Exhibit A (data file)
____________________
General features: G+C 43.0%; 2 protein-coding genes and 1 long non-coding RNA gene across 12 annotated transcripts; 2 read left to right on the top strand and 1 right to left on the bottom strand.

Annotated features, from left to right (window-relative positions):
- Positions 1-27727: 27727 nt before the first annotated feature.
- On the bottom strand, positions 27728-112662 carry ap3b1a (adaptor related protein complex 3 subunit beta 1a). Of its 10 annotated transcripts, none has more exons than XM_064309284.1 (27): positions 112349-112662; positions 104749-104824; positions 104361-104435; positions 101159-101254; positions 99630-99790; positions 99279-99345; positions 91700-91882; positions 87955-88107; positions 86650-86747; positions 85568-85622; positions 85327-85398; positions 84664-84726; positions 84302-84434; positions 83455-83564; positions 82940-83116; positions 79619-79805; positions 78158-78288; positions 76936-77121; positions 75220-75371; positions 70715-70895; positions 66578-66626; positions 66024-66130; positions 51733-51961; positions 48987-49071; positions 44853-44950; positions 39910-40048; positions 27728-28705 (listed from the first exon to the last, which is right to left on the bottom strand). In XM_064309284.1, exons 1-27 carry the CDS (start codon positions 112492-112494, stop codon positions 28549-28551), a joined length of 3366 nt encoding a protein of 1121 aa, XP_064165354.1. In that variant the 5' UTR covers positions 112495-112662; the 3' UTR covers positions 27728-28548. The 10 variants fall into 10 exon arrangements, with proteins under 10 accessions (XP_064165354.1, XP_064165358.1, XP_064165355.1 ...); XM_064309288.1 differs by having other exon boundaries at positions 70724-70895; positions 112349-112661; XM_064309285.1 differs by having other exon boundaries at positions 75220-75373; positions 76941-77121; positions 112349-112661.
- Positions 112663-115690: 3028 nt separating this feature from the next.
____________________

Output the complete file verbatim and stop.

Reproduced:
General features: G+C 43.0%; 2 protein-coding genes and 1 long non-coding RNA gene across 12 annotated transcripts; 2 read left to right on the top strand and 1 right to left on the bottom strand.

Annotated features, from left to right (window-relative positions):
- Positions 1-27727: 27727 nt before the first annotated feature.
- On the bottom strand, positions 27728-112662 carry ap3b1a (adaptor related protein complex 3 subunit beta 1a). Of its 10 annotated transcripts, none has more exons than XM_064309284.1 (27): positions 112349-112662; positions 104749-104824; positions 104361-104435; positions 101159-101254; positions 99630-99790; positions 99279-99345; positions 91700-91882; positions 87955-88107; positions 86650-86747; positions 85568-85622; positions 85327-85398; positions 84664-84726; positions 84302-84434; positions 83455-83564; positions 82940-83116; positions 79619-79805; positions 78158-78288; positions 76936-77121; positions 75220-75371; positions 70715-70895; positions 66578-66626; positions 66024-66130; positions 51733-51961; positions 48987-49071; positions 44853-44950; positions 39910-40048; positions 27728-28705 (listed from the first exon to the last, which is right to left on the bottom strand). In XM_064309284.1, exons 1-27 carry the CDS (start codon positions 112492-112494, stop codon positions 28549-28551), a joined length of 3366 nt encoding a protein of 1121 aa, XP_064165354.1. In that variant the 5' UTR covers positions 112495-112662; the 3' UTR covers positions 27728-28548. The 10 variants fall into 10 exon arrangements, with proteins under 10 accessions (XP_064165354.1, XP_064165358.1, XP_064165355.1 ...); XM_064309288.1 differs by having other exon boundaries at positions 70724-70895; positions 112349-112661; XM_064309285.1 differs by having other exon boundaries at positions 75220-75373; positions 76941-77121; positions 112349-112661.
- Positions 112663-115690: 3028 nt separating this feature from the next.